Gelbard-Sagiv, Hagar and Faivre, Nathan and Mudrik, Liad and Koch, Christof (2016) Low-level awareness accompanies “unconscious” high-level processing during continuous flash suppression. Journal of Vision, 16 (1). Art. No. 3. ISSN 1534-7362. http://resolver.caltech.edu/CaltechAUTHORS:20160512-125908846
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The scope and limits of unconscious processing are a matter of ongoing debate. Lately, continuous flash suppression (CFS), a technique for suppressing visual stimuli, has been widely used to demonstrate surprisingly high-level processing of invisible stimuli. Yet, recent studies showed that CFS might actually allow low-level features of the stimulus to escape suppression and be consciously perceived. The influence of such low-level awareness on high-level processing might easily go unnoticed, as studies usually only probe the visibility of the feature of interest, and not that of lower-level features. For instance, face identity is held to be processed unconsciously since subjects who fail to judge the identity of suppressed faces still show identity priming effects. Here we challenge these results, showing that such high-level priming effects are indeed induced by faces whose identity is invisible, but critically, only when a lower-level feature, such as color or location, is visible. No evidence for identity processing was found when subjects had no conscious access to any feature of the suppressed face. These results suggest that high-level processing of an image might be enabled by—or co-occur with—conscious access to some of its low-level features, even when these features are not relevant to the processed dimension. Accordingly, they call for further investigation of lower-level awareness during CFS, and reevaluation of other unconscious high-level processing findings.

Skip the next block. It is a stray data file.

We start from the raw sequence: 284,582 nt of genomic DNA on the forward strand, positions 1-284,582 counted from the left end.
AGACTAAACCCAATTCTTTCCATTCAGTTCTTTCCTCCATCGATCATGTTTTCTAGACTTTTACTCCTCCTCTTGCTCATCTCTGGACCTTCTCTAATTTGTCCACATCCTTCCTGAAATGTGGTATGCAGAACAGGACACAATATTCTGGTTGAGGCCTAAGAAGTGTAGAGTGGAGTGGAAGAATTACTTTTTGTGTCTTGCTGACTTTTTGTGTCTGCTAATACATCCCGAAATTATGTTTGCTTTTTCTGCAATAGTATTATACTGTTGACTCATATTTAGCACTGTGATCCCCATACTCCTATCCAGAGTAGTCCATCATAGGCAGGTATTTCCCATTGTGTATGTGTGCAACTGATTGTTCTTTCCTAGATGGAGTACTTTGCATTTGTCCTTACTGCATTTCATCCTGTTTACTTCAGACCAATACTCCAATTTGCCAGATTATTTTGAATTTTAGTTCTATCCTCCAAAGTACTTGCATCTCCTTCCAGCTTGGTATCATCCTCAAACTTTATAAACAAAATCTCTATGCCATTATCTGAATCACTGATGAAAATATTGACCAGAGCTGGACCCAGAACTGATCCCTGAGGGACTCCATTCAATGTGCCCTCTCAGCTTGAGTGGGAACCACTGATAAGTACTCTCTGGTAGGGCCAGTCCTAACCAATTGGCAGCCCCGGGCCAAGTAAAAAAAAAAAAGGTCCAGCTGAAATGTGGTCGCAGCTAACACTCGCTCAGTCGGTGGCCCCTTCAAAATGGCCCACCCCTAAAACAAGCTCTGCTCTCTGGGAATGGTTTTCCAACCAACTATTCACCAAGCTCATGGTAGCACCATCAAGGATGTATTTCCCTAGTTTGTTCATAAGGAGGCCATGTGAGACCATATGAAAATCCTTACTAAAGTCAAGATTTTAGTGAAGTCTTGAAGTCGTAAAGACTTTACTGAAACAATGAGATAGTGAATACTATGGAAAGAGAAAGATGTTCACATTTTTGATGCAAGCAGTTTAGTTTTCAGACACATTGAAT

|Additional Information:||© 2016 Association for Research in Vision and Ophthalmology. This work is licensed under a Creative Commons Attribution-NonCommercial-NoDerivatives 4.0 International License. Received June 12, 2015; published January 12, 2016. This research was supported by The G. Harold and Leila Y. Mathers Charitable Foundation. H. G. S. was supported by the Human Frontier Science Program, Marie Curie individual fellowship, the Weizmann Institute of Science–National Postdoctoral Award Program for Advancing Women in Science, and L'Oréal-UNESCO For Women in Science Program. N.F. was supported by the Fyssen Foundation. L. M. was supported by the Human Frontier Science Program to the Weizmann Institute of Science–National Postdoctoral Award Program for Advancing Women in Science, and Marie Curie individual fellowship. We thank Caitlin Duncan for help with data acquisition.|
|Group:||Koch Laboratory, KLAB|
|Official Citation:||Gelbard-Sagiv, H., Faivre, N., Mudrik, L., & Koch, C. (2016). Low-level awareness accompanies ‘‘unconscious’’ high-level processing during continuous flash suppression. Journal of Vision, 16(1):3, 1–16, doi:10.1167/16.1.3.|
|Usage Policy:||No commercial reproduction, distribution, display or performance rights in this work are provided.|
|Deposited By:||Ruth Sustaita|
|Deposited On:||12 May 2016 20:43|
|Last Modified:||12 May 2016 23:18|
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